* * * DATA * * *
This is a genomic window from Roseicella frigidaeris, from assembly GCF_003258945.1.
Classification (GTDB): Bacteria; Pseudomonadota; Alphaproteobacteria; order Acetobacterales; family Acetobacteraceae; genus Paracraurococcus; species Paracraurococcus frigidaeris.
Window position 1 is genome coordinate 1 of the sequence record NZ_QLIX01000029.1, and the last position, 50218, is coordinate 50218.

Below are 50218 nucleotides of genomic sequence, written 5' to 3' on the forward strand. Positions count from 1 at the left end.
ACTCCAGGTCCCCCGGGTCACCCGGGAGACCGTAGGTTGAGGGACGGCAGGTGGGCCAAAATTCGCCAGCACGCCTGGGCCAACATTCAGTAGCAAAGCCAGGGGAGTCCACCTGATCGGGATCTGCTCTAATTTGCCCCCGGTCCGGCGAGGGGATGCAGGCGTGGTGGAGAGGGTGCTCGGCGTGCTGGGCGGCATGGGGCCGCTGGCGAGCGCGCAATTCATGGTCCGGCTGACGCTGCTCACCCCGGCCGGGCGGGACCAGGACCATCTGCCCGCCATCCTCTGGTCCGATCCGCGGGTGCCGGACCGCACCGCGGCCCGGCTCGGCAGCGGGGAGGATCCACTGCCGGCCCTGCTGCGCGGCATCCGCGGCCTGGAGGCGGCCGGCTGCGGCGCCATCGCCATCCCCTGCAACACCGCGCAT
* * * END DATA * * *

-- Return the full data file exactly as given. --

This is a genomic window from Roseicella frigidaeris, from assembly GCF_003258945.1.
Classification (GTDB): Bacteria; Pseudomonadota; Alphaproteobacteria; order Acetobacterales; family Acetobacteraceae; genus Paracraurococcus; species Paracraurococcus frigidaeris.
Window position 1 is genome coordinate 1 of the sequence record NZ_QLIX01000029.1, and the last position, 50218, is coordinate 50218.

Below are 50218 nucleotides of genomic sequence, written 5' to 3' on the forward strand. Positions count from 1 at the left end.
ACTCCAGGTCCCCCGGGTCACCCGGGAGACCGTAGGTTGAGGGACGGCAGGTGGGCCAAAATTCGCCAGCACGCCTGGGCCAACATTCAGTAGCAAAGCCAGGGGAGTCCACCTGATCGGGATCTGCTCTAATTTGCCCCCGGTCCGGCGAGGGGATGCAGGCGTGGTGGAGAGGGTGCTCGGCGTGCTGGGCGGCATGGGGCCGCTGGCGAGCGCGCAATTCATGGTCCGGCTGACGCTGCTCACCCCGGCCGGGCGGGACCAGGACCATCTGCCCGCCATCCTCTGGTCCGATCCGCGGGTGCCGGACCGCACCGCGGCCCGGCTCGGCAGCGGGGAGGATCCACTGCCGGCCCTGCTGCGCGGCATCCGCGGCCTGGAGGCGGCCGGCTGCGGCGCCATCGCCATCCCCTGCAACACCGCGCAT